- Jürgen Moltmann, The Coming of God, 50.I love how Moltmann affirms life: here, now, bodily, social, contextual, finite, frustrating, painful, hopeful. The attempt to untie this knot through recourse to a hidden, perfect, unchanging, transcendent or ideal world (in the light of which this one is an illusion of appearances to be put away like a child's toy) is futile, escapist and deadly. Fantasies kill. Wake up.
Twelve points for guessing the city these poor bones once inhabited.
N.T. Wright begins a reflection upon the resurrection with this claim:
'Among the first meanings that the resurrection opened up to the surprised disciples was that Israel’s hope had been fulfilled.'
- On the Third Day.NB Barth's claim below is even stronger that resurrection is the fulfilment of hope.
Compare Jürgen Moltmann, Theology of Hope, 213-14:
'The revelation of Christ cannot then merely consist in what has already happened in hidden ways being unveiled for us to see, but it must be expected in events which fulfil the promise that is given with the Christ event. This Christ event cannot then itself be understood as fulfilling all promises, so that after this event there remains only the sequel of its being unveiled for all to see. "In Christ all the promises of God are yea and Amen" (II Cor. I.20), i.e. in him they are confirmed and validated, but not yet fulfilled. Therefore the Christian hope expects from the future of Christ not only unveiling, but also final fulfilment.'Is the resurrection a fulfilment or itself a promise? Or both? In what ways? Why does it matter?
Eight points for naming the city in the image.
Thursday, May 18, 2006
Some dear friends have recently been horrified by an event that seemed to 'backfire'. A conversation between a Christian and a Buddhist, hosted by and in a church, at which the 'result' was two people signing up for Buddhist meditation (and another one started coming to church). Neither of them were churchgoers prior to the night. So here's my question: from a Christian point of view, is a move from average Australian materialist to commencing Buddhist meditation a backwards, forwards, or sideways step spiritually?
Eight points for naming the country in which this image was taken.
An observation. Whereas in a past golden era, you could remain a pure, simple, Bible-believing Christian as long as you avoided subscription to any -ism, I've noticed that these days it's quite possible to write off a sister or brother by merely hinting that they've been influenced by a naughty movement. Is our goal to stay low, present as small a target as possible, avoid any contact that might contaminate? Is there nothing for the church to learn from the world (let alone other branches of the church)? Or, on a more proactive note, where is the Spirit of the Christ who touched lepers?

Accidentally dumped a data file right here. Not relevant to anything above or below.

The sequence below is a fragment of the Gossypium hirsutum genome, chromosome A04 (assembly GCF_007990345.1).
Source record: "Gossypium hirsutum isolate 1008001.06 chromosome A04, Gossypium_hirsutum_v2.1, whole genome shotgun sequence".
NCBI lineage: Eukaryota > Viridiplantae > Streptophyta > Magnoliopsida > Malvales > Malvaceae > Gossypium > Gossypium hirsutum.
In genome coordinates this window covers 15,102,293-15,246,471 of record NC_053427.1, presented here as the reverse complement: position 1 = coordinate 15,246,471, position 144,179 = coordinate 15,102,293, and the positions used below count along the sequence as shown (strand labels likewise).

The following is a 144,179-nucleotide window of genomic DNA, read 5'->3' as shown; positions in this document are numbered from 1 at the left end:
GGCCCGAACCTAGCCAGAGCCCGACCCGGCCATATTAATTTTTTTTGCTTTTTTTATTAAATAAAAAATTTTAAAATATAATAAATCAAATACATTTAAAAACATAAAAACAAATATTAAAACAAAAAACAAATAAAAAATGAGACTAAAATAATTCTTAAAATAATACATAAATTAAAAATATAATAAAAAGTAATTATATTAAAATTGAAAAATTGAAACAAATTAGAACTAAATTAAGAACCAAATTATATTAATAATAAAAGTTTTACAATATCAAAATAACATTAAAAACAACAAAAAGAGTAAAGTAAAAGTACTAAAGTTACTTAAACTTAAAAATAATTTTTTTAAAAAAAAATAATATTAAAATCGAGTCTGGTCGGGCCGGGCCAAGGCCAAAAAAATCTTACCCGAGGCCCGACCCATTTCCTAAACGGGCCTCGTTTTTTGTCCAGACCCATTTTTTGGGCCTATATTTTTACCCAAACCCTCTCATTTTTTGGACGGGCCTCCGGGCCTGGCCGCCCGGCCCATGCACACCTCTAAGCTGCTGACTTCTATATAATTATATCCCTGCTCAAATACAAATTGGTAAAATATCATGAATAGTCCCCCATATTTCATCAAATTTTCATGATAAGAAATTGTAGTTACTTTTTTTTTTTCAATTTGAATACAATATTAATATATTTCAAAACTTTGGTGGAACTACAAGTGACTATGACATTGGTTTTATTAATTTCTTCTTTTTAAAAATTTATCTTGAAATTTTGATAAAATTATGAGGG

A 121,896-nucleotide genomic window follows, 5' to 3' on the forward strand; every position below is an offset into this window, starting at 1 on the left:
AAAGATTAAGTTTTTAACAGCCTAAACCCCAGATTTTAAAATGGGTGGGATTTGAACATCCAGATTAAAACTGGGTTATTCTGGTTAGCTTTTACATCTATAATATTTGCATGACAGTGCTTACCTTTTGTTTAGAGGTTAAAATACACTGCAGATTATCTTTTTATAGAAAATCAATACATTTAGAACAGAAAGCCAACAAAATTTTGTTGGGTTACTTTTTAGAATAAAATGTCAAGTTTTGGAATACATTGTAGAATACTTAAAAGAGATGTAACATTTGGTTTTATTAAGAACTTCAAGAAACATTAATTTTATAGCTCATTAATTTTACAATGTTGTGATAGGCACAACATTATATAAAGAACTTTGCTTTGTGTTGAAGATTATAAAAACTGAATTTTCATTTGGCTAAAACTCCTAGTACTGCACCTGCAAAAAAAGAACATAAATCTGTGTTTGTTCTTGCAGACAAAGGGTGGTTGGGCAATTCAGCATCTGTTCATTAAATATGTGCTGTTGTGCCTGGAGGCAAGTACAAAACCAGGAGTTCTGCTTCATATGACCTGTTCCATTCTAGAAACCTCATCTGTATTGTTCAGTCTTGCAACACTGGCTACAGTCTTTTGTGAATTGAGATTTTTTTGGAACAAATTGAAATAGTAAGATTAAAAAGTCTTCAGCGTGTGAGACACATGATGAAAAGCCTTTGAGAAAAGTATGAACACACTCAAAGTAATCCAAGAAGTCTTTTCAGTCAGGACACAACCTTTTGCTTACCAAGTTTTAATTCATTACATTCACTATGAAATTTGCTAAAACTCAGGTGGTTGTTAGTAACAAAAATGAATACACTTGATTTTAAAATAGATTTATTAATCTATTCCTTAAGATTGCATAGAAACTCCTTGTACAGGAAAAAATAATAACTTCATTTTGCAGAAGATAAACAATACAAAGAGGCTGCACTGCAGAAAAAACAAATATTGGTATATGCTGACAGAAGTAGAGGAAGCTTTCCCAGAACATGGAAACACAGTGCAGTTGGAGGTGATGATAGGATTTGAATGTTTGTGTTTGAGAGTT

Eight points for naming the country in the picture.
Wednesday, May 17, 2006
For those who mightn't be Sydneysiders or SMH readers, the 148 year old building in which my church meets burned down last week.
Earlier, I posed the question about whether buildings mightn't have a place in the eschaton; indeed, what is the place of all human achievement and action when God makes all things new? Can we leave our mark?
When we consider our only source of knowledge about the new world, the risen Jesus, we find that upon him, the actions of humanity had indeed left their mark. His risen body was scarred with human attempts to end him. Interestingly, Mel Gibson's Passion gestured (however briefly) to a risen Christ with holey hands, yet the scourging was gone. Why the nails but not the whip? How could the Emmaus pair have missed a flaggelated man?
But I digress - it is quite a gap from Emmaus to the smoking ruin of Barneys. Not only was it marks of human violence which remained on the risen Christ (rather than human achievement considered in any positive sense), but also, well, Barneys was a collection of stone, glass and wood (not to mention lead, if we're to believe the SMH). Do non-human places and structures have any destiny beyond moth and rust?
More posts on Barneys and the fire: I; II; III; IV; V; VI.
Check out this ad from American Airlines in the immediate aftermath of Sept 11, 2001 (let's not pretend that other important things haven't ever happened on that date). My wife even cried as we were manipulated into consuming in defense of freedom and the American way.
Also check here.
Tuesday, May 16, 2006